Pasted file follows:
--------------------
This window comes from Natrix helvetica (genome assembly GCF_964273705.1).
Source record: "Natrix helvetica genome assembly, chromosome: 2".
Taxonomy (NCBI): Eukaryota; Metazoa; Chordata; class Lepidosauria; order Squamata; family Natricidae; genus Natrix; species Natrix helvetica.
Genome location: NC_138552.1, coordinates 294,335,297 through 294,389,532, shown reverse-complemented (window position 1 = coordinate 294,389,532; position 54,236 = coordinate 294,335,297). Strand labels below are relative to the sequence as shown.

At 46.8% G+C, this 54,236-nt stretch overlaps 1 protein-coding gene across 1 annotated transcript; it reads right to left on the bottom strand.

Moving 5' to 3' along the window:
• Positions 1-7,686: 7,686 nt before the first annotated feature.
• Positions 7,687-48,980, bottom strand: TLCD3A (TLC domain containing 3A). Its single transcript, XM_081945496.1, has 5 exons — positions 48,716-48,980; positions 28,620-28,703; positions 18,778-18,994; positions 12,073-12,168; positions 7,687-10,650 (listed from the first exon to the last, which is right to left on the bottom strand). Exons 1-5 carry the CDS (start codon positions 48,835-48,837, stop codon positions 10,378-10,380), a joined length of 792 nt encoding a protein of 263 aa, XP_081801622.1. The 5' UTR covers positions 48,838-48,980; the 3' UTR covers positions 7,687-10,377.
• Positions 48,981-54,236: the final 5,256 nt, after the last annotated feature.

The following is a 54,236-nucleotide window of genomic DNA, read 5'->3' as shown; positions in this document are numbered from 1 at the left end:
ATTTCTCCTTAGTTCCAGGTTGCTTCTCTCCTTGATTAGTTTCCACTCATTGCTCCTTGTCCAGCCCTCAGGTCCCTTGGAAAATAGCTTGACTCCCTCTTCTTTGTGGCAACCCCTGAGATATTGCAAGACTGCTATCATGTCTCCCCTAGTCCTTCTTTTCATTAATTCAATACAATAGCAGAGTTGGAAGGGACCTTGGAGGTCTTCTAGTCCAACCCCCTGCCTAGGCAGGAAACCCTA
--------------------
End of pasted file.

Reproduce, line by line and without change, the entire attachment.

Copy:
This window comes from Natrix helvetica (genome assembly GCF_964273705.1).
Source record: "Natrix helvetica genome assembly, chromosome: 2".
Taxonomy (NCBI): Eukaryota; Metazoa; Chordata; class Lepidosauria; order Squamata; family Natricidae; genus Natrix; species Natrix helvetica.
Genome location: NC_138552.1, coordinates 294,335,297 through 294,389,532, shown reverse-complemented (window position 1 = coordinate 294,389,532; position 54,236 = coordinate 294,335,297). Strand labels below are relative to the sequence as shown.

At 46.8% G+C, this 54,236-nt stretch overlaps 1 protein-coding gene across 1 annotated transcript; it reads right to left on the bottom strand.

Moving 5' to 3' along the window:
• Positions 1-7,686: 7,686 nt before the first annotated feature.
• Positions 7,687-48,980, bottom strand: TLCD3A (TLC domain containing 3A). Its single transcript, XM_081945496.1, has 5 exons — positions 48,716-48,980; positions 28,620-28,703; positions 18,778-18,994; positions 12,073-12,168; positions 7,687-10,650 (listed from the first exon to the last, which is right to left on the bottom strand). Exons 1-5 carry the CDS (start codon positions 48,835-48,837, stop codon positions 10,378-10,380), a joined length of 792 nt encoding a protein of 263 aa, XP_081801622.1. The 5' UTR covers positions 48,838-48,980; the 3' UTR covers positions 7,687-10,377.
• Positions 48,981-54,236: the final 5,256 nt, after the last annotated feature.

The following is a 54,236-nucleotide window of genomic DNA, read 5'->3' as shown; positions in this document are numbered from 1 at the left end:
ATTTCTCCTTAGTTCCAGGTTGCTTCTCTCCTTGATTAGTTTCCACTCATTGCTCCTTGTCCAGCCCTCAGGTCCCTTGGAAAATAGCTTGACTCCCTCTTCTTTGTGGCAACCCCTGAGATATTGCAAGACTGCTATCATGTCTCCCCTAGTCCTTCTTTTCATTAATTCAATACAATAGCAGAGTTGGAAGGGACCTTGGAGGTCTTCTAGTCCAACCCCCTGCCTAGGCAGGAAACCCTA